- The GPS takes about 2 - 4 minutes to lock on and give the current location and has some limitations. That's much longer for a lock-on than my dedicated GPS (which takes about 1 minute). I'll try later with A-GPS enabled, which supposedly improves things significantly.
- You have to have the keypad slider in the open position for best GPS reception. This requirement was removed in the N96.
- The CPU is just a little bit too slow to play standard TV resolution DivX or XviD files - there's a bit of lag or dropped frames or blurriness, enough to detract from the smoothness, and after about 10 minutes of watching an XviD or DivX video, I find I have a headache - if the hardware was about 30% beefier, then it would probably be enough.
- The screen looks like it should be a touchscreen, so people touch it, leaving finger prints on the screen. It doesn't have a touchscreen, but the N97 (2 generations on) will have a touchscreen.
- Why does a SIM card need to be inserted to use the "share online" app? For example, I should be able to upload my photos to flickr without having a SIM card in my phone.
- The Menu -> "Download!" app does not work: it says "catalog list needs to be loaded. Continue?", then you have to say "yes" for the app to do anything, then it says "Updating catalog list", then it gives an error: "Some catalogs failed to load. Try again." This is on a Wifi link that works fine for all other purposes with the phone (browsing web pages, making VoIP calls, sending emails, etc). Update: This app works fine with a SIM card inserted - but a) the error message should explain this, and b) why is this needed? It should work fine without needing a SIM card to be inserted, there's no technical reason to require this.
- The http://mobile.nokia.com site in the default bookmarks (e.g. "download apps") is completely and utterly useless, and seems to have been outsourced. Nokia: Stop trying to sell crap to your customers, and just provide a gateway to Nokia's best free downloads. For example, why did I have to assemble by hand the above list of the best free apps with direct download links? Shouldn't the http://mobile.nokia.com site do this for me?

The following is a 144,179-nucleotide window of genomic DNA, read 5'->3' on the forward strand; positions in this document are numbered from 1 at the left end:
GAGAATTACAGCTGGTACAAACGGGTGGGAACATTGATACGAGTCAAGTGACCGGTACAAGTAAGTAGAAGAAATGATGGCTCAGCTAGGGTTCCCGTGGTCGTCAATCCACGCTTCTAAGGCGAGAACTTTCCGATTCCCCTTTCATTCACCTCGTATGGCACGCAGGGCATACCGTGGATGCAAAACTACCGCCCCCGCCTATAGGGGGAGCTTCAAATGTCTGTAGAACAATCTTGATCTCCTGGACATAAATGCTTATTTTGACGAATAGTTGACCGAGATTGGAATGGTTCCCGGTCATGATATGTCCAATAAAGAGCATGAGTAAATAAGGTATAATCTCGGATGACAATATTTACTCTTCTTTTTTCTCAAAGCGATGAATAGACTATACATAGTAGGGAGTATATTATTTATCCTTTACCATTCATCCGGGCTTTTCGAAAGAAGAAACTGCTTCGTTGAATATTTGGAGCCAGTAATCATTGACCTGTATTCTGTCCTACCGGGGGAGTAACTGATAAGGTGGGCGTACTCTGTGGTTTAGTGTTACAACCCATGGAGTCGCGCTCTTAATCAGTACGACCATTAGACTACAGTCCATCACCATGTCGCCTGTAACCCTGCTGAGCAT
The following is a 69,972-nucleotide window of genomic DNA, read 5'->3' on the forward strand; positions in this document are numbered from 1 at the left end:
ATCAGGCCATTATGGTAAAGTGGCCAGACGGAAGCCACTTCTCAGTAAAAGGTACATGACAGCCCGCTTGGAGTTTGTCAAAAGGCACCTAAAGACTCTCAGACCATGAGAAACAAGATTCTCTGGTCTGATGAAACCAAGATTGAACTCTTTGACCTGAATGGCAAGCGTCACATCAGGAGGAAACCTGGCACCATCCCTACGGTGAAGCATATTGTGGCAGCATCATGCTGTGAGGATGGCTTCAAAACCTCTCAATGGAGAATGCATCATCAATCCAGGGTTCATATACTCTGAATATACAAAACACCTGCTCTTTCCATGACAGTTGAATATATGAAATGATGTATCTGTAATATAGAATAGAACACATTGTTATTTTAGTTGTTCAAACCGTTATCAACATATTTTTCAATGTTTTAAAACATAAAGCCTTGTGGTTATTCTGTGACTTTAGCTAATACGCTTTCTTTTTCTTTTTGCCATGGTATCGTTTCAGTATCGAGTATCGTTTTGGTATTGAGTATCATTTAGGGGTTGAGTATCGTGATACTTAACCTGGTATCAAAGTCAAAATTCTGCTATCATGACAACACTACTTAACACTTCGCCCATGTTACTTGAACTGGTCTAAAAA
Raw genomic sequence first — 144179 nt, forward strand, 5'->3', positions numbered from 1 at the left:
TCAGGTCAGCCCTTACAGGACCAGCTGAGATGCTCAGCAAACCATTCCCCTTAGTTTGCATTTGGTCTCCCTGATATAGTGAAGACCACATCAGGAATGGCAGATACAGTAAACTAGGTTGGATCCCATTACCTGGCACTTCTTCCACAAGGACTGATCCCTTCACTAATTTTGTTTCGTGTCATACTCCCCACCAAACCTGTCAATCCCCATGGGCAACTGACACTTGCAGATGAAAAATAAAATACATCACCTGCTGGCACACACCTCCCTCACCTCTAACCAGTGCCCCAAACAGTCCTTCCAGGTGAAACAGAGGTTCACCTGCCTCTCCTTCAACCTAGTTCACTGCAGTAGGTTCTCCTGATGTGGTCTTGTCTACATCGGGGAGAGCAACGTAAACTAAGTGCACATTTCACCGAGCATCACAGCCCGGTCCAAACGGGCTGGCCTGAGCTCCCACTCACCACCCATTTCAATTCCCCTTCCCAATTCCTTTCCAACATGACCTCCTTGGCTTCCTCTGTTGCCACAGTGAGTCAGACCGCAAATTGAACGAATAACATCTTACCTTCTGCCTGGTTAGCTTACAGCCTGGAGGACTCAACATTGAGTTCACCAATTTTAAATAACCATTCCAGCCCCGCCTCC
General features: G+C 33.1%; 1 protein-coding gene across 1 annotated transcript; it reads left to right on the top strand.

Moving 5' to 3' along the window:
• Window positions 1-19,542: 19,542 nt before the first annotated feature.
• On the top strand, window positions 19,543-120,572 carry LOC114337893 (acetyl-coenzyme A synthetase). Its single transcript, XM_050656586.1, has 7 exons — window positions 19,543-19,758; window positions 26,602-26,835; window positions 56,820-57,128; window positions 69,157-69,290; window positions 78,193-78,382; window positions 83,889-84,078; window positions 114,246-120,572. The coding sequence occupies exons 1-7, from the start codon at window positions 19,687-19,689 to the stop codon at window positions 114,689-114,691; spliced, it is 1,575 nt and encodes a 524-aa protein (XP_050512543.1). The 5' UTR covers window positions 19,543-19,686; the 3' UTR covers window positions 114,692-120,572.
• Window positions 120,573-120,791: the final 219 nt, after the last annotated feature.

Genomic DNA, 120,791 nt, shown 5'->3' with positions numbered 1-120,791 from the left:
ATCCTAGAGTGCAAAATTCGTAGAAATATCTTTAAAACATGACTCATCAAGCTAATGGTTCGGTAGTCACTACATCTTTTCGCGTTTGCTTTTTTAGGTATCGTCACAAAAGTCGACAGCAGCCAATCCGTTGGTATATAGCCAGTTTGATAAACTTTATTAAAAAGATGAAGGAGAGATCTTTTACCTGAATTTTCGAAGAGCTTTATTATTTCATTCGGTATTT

- When you change access points (e.g. moving from one WiFi networks to another, or moving to/from Wifi and 3G), you have have to manually select the access point to use in order for internet apps to work and to select the most cost-effective and fast access point. You can get 3rd party add-on apps that do this (e.g. Psiloc Connect), or it was included out-of-the-box in s60 Feature Pack 2 (the N95 has FP1, the N96 has FP2).
- Although the phone can save images with the date as part of the file name, the naming format is DDMMYYYYxxxx.jpg, rather than YYYYMMDDxxxx.jpg, which would have been preferable, since it would help sort images in order of when they were taken.
N95 add-on software dislikes
- Fring was unreliable and flaky with both ICQ and Skype (drops skype calls after 10 seconds, poor quality skype audio, loses ICQ chat messages, loses transferred files). Probably more a fring problem than an N95 problem. Which is a pity, because fring sounds super-userful, but it's just nowhere near reliable enough for practical use, in my opinion. Nimbuzz was a better replacement.
- Why can't nimbuzz make video skype calls? Would be quite handy. I asked their support email, and response was: "Thanks for your interest, but unfortunately we do not support video calling yet. It is on our road map, but we do not know when it is going to be working. We will announce it as soon as it is available."
- Nokia messaging: when setting up my email, why do I have to enter a "phone number"? And this is a completely bogus reason. There is no technical reason to require this information whatsoever that I can see.
- Worldmate is buggy - could not even get the demo version off their website to start up correctly! Seems unable to use the default access point, even though I used that very access point to download the software - others have reported the same problem, but the solution (remove, power off, power on, reinstall latest version) did not work for me. Update: This software works with a SIM card inserted, but not without a SIM card. Again, this software should work without needing a SIM card.